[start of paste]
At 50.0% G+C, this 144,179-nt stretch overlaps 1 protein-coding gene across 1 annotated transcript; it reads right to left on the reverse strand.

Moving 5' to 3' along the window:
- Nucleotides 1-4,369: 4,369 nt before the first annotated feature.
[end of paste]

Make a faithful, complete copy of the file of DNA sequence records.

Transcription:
At 50.0% G+C, this 144,179-nt stretch overlaps 1 protein-coding gene across 1 annotated transcript; it reads right to left on the reverse strand.

Moving 5' to 3' along the window:
- Nucleotides 1-4,369: 4,369 nt before the first annotated feature.